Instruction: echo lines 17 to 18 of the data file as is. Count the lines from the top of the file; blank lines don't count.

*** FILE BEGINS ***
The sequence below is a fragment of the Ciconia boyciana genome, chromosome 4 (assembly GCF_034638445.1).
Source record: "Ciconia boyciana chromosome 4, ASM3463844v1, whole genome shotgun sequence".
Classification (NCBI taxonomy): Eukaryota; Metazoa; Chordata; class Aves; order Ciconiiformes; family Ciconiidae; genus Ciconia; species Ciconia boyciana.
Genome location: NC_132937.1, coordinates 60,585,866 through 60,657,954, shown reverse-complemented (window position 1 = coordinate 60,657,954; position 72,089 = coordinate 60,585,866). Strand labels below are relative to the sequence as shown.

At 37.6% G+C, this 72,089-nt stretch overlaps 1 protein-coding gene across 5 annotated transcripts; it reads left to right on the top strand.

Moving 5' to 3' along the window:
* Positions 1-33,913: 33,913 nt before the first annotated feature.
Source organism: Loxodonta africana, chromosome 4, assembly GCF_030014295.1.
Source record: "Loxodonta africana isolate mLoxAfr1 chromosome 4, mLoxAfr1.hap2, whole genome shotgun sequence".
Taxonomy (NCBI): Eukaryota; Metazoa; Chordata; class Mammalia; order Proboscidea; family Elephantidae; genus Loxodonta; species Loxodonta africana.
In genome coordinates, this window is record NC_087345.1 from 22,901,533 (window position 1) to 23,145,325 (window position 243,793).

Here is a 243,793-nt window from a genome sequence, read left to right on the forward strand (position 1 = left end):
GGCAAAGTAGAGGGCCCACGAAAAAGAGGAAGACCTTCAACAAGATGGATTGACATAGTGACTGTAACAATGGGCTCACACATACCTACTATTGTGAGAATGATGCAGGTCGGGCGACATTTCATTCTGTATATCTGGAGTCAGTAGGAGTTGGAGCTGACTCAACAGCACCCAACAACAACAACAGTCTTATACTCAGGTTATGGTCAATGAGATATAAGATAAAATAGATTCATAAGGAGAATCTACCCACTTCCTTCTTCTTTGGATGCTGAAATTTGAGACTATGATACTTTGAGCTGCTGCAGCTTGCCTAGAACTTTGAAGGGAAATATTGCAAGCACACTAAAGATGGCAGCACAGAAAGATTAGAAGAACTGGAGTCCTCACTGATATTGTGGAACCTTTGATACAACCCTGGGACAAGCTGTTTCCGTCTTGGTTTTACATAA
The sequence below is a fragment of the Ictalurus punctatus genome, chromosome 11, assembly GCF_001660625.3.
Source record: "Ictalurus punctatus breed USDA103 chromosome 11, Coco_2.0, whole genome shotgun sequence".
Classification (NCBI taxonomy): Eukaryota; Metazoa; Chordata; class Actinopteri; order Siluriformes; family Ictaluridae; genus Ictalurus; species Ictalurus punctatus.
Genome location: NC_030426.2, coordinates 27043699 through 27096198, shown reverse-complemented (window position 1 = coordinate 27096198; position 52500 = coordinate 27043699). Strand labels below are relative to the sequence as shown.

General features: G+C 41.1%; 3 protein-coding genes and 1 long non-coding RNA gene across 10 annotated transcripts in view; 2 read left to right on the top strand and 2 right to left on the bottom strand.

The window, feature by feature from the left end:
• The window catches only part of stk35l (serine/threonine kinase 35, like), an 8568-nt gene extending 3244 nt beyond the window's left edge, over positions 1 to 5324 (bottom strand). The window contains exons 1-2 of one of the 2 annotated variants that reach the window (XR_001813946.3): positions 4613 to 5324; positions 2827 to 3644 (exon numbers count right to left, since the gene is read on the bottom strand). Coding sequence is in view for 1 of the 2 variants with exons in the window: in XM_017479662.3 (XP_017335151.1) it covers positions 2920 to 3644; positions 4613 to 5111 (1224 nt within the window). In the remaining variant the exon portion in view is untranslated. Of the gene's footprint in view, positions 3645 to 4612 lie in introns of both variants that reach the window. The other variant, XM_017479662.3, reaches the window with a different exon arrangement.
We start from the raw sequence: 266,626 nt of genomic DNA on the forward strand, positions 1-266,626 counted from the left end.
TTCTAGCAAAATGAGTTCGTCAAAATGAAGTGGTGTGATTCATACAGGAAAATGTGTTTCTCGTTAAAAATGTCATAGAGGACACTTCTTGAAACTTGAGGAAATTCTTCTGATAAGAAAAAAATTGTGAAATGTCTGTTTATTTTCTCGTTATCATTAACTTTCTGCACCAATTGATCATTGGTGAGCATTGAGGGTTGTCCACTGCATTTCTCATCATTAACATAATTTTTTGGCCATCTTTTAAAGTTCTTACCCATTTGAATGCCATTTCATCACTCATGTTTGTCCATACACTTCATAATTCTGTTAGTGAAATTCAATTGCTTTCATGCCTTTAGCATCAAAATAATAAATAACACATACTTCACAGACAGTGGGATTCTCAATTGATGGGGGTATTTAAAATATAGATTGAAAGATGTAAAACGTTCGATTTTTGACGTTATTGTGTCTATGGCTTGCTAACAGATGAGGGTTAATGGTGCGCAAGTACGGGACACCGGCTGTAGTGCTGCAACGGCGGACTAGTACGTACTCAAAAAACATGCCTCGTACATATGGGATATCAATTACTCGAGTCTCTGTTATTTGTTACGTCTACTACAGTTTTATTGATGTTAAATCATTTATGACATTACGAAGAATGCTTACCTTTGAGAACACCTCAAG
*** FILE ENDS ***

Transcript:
Genome location: NC_030426.2, coordinates 27043699 through 27096198, shown reverse-complemented (window position 1 = coordinate 27096198; position 52500 = coordinate 27043699). Strand labels below are relative to the sequence as shown.

General features: G+C 41.1%; 3 protein-coding genes and 1 long non-coding RNA gene across 10 annotated transcripts in view; 2 read left to right on the top strand and 2 right to left on the bottom strand.